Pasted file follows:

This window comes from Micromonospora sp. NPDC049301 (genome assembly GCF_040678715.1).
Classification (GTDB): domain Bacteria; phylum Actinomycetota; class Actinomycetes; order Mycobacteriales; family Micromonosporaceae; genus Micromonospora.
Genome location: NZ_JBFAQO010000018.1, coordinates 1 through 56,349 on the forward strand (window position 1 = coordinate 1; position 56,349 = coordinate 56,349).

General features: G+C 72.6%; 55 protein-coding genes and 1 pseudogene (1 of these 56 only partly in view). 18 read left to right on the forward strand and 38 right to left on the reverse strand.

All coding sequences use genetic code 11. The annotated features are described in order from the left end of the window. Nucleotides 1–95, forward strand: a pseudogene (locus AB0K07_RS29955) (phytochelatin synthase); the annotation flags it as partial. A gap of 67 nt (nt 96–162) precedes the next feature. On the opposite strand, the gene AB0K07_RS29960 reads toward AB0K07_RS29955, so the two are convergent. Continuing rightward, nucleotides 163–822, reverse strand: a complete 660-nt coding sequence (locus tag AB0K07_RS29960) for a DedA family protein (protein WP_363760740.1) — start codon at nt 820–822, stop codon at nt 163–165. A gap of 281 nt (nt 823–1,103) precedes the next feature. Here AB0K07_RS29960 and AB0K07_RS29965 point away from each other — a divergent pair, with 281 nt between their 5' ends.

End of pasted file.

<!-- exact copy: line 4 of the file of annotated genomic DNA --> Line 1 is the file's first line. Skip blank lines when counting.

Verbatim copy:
General features: G+C 72.6%; 55 protein-coding genes and 1 pseudogene (1 of these 56 only partly in view). 18 read left to right on the forward strand and 38 right to left on the reverse strand.